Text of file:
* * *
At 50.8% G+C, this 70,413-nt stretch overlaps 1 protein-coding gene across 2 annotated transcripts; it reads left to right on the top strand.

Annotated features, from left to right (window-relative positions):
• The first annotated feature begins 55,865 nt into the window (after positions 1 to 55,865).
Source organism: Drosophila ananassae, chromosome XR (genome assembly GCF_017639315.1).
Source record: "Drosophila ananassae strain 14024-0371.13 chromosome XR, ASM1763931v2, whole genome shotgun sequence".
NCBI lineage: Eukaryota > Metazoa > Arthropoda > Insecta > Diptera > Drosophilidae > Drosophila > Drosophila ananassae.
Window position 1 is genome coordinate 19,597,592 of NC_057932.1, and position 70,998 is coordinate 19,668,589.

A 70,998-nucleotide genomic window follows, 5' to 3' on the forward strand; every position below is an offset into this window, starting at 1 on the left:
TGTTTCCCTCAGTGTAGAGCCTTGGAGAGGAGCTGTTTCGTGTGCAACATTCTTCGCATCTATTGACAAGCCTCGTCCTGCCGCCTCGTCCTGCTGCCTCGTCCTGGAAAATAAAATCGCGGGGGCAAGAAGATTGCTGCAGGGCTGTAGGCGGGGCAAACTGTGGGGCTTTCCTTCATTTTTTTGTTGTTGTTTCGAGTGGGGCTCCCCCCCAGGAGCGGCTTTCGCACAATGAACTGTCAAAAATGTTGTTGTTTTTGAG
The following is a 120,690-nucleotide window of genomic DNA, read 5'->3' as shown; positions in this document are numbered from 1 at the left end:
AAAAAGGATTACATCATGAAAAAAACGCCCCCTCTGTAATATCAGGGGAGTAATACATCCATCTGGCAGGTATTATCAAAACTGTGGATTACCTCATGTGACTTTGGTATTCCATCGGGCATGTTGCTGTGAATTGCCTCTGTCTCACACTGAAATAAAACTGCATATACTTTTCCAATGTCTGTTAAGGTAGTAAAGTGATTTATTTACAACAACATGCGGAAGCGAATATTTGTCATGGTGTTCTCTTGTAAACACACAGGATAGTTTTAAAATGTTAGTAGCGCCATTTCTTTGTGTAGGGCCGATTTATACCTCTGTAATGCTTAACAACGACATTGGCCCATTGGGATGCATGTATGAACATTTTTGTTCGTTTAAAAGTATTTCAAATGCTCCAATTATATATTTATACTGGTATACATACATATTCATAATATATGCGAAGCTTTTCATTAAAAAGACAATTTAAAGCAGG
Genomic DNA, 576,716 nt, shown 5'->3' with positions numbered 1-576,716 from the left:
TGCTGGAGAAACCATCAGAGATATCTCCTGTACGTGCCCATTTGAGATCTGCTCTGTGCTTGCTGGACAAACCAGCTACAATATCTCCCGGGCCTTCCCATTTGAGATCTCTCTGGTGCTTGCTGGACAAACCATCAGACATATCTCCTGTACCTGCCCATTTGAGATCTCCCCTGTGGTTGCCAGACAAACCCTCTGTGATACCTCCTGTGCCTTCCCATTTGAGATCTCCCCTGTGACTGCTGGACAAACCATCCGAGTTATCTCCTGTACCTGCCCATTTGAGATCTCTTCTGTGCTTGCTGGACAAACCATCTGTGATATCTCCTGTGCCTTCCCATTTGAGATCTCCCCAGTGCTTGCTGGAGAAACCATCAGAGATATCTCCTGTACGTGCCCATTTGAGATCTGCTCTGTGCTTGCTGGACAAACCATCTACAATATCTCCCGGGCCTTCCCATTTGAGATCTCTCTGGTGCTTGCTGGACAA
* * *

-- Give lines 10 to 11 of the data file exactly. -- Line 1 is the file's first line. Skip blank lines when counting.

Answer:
The following is a 120,690-nucleotide window of genomic DNA, read 5'->3' as shown; positions in this document are numbered from 1 at the left end:
AAAAAGGATTACATCATGAAAAAAACGCCCCCTCTGTAATATCAGGGGAGTAATACATCCATCTGGCAGGTATTATCAAAACTGTGGATTACCTCATGTGACTTTGGTATTCCATCGGGCATGTTGCTGTGAATTGCCTCTGTCTCACACTGAAATAAAACTGCATATACTTTTCCAATGTCTGTTAAGGTAGTAAAGTGATTTATTTACAACAACATGCGGAAGCGAATATTTGTCATGGTGTTCTCTTGTAAACACACAGGATAGTTTTAAAATGTTAGTAGCGCCATTTCTTTGTGTAGGGCCGATTTATACCTCTGTAATGCTTAACAACGACATTGGCCCATTGGGATGCATGTATGAACATTTTTGTTCGTTTAAAAGTATTTCAAATGCTCCAATTATATATTTATACTGGTATACATACATATTCATAATATATGCGAAGCTTTTCATTAAAAAGACAATTTAAAGCAGG